Following the popularisation of dance music in the 1990s, and the consolidation of disc jockeys (DJs) as global stars, this article examines the attachment of music audiences to this decade by examining the popular flashback dance parties held in the Netherlands. By drawing on theories of cultural heritage, memory and nostalgia, this article explores 1990s-themed parties as spaces where music audiences construct cultural identities and engage with their musical memories. Based on in-depth interviews with audience members, DJs and organisers of dance events, this study examines the meaning of cultural memories and the manner in which nostalgia arises in specific sociocultural settings. The findings indicate two ways in which cultural memories take shape. At early-parties, DJs and audiences return to the roots of specific genres and try to preserve these sounds. Decade-parties offer an experience of reminiscence by loosely signifying the decade and its diverse mix of music styles and fashions.

cultural heritage, cultural memory, dance music, nostalgia, popular music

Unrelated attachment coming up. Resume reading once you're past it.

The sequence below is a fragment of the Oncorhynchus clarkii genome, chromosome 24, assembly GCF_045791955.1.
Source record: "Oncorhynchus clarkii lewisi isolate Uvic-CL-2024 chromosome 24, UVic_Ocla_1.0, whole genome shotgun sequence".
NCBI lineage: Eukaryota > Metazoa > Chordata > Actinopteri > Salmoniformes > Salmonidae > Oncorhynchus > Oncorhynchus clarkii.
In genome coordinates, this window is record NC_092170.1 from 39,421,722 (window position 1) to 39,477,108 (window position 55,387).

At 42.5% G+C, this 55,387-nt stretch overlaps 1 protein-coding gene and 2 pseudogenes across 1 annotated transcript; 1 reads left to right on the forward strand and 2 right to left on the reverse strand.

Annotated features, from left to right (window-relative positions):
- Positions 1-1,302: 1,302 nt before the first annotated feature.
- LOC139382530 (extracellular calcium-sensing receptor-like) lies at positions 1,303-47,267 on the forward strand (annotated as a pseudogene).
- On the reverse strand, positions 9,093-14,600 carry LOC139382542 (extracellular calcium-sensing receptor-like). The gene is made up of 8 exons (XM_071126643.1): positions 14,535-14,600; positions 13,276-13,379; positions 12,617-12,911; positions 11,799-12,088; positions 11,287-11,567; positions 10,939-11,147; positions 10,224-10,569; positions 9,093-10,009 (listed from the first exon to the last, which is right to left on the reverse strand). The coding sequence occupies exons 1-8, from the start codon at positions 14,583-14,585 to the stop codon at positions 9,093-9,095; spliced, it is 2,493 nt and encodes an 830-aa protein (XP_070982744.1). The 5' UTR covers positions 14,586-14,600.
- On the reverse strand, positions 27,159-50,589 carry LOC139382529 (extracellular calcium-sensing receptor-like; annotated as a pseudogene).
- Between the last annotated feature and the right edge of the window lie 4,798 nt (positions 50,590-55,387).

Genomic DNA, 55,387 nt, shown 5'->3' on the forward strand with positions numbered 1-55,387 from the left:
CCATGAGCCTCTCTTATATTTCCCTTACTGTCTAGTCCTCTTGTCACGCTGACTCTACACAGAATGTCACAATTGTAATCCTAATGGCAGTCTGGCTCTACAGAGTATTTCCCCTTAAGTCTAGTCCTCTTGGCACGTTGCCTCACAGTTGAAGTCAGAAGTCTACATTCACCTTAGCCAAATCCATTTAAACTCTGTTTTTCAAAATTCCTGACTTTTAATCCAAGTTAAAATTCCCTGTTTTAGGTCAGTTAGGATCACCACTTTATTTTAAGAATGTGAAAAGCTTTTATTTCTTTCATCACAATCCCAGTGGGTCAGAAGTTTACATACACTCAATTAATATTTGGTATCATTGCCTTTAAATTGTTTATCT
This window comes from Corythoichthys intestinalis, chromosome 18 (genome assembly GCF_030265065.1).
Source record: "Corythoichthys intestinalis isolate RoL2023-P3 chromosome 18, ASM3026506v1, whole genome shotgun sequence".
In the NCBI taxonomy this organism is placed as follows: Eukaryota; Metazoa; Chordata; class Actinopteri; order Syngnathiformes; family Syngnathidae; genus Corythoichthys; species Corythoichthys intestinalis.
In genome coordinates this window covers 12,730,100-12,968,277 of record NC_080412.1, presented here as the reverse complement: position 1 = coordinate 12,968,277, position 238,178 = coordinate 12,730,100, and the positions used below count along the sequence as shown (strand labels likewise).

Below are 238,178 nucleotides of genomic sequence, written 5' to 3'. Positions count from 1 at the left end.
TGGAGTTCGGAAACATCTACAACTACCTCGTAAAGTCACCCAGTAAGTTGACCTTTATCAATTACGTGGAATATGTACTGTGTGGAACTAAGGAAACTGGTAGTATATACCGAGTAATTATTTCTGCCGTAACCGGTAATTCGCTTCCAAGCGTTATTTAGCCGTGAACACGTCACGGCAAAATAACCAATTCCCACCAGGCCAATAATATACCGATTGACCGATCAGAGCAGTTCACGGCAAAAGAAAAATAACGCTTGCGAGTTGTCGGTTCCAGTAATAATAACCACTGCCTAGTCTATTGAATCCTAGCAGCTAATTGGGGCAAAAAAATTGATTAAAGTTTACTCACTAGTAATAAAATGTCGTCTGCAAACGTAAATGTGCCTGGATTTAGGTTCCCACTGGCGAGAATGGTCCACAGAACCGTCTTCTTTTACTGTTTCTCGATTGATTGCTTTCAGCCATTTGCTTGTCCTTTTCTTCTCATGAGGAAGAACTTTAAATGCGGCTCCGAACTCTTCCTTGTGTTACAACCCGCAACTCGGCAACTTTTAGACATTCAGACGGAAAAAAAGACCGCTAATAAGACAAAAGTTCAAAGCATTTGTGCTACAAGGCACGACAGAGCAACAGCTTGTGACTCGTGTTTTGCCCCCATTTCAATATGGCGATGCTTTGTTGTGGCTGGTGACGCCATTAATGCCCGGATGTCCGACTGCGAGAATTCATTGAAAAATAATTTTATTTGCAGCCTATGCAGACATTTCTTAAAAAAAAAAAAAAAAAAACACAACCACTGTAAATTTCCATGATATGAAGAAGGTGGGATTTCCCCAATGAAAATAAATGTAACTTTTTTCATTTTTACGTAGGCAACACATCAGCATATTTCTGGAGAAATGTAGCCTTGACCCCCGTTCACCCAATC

dx.doi.org/10.1080/13527258.2012.738334, hdl.handle.net/1765/38252
ERMeCC - Erasmus Research Centre for Media, Communication and Culture
International Journal of Heritage Studies
Version of record first published: 21 Nov 2012. Authors version in RePub
This work was funded by the European Commission 7th Framework Programme; grant id fp7/217152 - Trans-national co-operation among National Contact Points for Socio-economic sciences and the Humanities (NET4SOCIETY)
Department of Media and Communication

van der Hoeven, A.J.C. (2014). Remembering the popular music of the 1990s: dance music and the cultural meanings of decade-based nostalgia. International Journal of Heritage Studies , 20(3), 316–330. doi:10.1080/13527258.2012.738334